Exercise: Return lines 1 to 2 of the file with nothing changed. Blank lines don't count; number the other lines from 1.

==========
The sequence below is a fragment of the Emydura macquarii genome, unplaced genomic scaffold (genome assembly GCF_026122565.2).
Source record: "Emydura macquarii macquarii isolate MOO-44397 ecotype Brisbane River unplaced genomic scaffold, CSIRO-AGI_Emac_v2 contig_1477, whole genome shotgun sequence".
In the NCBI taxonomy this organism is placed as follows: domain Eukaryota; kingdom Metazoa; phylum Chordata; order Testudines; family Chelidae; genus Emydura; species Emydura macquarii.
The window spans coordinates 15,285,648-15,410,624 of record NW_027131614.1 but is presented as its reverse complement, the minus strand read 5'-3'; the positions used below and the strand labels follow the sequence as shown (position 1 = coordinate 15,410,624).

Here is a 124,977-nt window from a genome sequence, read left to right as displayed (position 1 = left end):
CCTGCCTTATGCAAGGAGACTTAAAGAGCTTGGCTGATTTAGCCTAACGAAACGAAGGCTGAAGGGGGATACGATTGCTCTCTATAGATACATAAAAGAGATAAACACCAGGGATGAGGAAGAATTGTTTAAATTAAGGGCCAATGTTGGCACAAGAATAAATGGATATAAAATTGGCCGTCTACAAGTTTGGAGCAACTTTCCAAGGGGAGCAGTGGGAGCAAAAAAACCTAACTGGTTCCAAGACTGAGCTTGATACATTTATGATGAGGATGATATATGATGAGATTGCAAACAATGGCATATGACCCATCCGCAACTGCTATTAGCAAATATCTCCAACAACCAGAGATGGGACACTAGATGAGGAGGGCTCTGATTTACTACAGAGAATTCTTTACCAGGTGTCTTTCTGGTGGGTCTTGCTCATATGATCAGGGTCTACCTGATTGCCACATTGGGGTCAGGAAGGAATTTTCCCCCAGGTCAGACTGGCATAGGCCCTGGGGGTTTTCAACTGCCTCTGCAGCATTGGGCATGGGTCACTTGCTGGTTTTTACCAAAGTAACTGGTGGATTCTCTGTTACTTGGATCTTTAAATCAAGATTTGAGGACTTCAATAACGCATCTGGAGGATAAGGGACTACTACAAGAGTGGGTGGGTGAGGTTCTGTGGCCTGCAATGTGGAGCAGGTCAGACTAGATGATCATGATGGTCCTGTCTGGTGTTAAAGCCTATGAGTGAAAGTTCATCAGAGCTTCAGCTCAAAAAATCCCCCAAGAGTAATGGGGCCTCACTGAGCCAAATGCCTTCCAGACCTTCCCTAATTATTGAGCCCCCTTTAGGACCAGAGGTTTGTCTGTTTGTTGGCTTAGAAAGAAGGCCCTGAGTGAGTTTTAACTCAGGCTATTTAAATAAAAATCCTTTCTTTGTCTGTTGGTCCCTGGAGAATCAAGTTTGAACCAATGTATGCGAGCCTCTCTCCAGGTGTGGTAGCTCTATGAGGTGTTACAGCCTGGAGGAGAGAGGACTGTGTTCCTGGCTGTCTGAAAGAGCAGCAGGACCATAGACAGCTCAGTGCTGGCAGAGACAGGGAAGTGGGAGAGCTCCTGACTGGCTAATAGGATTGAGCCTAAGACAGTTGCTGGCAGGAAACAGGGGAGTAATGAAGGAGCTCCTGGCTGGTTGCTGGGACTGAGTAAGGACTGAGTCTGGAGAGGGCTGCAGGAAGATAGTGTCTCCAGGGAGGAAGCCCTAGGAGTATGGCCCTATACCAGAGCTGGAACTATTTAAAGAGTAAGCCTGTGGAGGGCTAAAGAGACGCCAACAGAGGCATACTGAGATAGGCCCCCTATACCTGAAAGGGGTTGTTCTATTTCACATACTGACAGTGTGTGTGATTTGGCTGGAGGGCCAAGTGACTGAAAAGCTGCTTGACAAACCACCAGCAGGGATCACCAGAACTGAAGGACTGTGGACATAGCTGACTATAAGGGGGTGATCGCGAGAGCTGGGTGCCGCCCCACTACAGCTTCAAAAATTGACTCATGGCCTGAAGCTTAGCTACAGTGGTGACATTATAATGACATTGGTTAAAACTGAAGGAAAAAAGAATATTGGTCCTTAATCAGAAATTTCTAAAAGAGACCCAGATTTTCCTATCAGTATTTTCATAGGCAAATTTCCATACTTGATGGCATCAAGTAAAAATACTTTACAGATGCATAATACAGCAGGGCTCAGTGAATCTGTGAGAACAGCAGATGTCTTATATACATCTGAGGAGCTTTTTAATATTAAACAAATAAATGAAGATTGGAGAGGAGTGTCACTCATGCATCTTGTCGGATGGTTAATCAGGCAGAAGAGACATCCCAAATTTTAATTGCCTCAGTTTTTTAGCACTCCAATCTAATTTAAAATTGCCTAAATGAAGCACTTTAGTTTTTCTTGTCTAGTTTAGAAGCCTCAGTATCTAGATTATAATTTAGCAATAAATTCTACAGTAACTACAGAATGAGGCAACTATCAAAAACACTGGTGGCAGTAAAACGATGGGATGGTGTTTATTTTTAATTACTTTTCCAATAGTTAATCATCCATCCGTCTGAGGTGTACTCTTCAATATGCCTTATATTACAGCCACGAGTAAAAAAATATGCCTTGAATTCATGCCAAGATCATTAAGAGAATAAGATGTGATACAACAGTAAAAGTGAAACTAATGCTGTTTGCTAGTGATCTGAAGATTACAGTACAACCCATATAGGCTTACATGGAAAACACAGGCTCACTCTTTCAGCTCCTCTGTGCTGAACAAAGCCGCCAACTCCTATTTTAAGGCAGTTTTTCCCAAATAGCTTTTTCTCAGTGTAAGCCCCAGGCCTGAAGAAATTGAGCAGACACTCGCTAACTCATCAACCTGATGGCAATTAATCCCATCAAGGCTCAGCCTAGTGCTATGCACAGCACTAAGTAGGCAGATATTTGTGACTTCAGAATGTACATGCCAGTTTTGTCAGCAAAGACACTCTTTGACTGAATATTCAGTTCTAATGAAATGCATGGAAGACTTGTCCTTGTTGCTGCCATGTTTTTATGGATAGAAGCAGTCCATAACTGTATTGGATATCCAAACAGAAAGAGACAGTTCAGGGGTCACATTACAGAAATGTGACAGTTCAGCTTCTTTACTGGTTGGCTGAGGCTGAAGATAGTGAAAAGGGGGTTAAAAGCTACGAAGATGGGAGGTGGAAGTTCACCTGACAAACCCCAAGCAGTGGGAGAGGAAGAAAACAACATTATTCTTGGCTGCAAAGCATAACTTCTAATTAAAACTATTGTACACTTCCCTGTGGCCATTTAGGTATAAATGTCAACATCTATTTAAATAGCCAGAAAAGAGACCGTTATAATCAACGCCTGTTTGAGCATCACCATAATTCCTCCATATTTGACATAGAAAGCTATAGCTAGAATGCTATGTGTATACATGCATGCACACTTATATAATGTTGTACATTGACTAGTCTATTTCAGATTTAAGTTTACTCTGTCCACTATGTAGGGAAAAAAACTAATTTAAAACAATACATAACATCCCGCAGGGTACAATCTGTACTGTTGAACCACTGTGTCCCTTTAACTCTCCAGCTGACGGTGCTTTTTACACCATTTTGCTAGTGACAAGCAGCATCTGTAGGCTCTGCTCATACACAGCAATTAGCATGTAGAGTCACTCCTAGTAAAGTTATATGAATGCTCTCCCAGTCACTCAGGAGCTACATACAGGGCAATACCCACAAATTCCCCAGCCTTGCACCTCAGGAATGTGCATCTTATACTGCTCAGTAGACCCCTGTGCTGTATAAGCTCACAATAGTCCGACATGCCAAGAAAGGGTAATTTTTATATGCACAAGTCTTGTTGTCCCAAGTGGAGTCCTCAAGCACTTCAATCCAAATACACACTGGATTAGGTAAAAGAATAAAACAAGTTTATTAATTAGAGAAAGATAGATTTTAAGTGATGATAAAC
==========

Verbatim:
The sequence below is a fragment of the Emydura macquarii genome, unplaced genomic scaffold (genome assembly GCF_026122565.2).
Source record: "Emydura macquarii macquarii isolate MOO-44397 ecotype Brisbane River unplaced genomic scaffold, CSIRO-AGI_Emac_v2 contig_1477, whole genome shotgun sequence".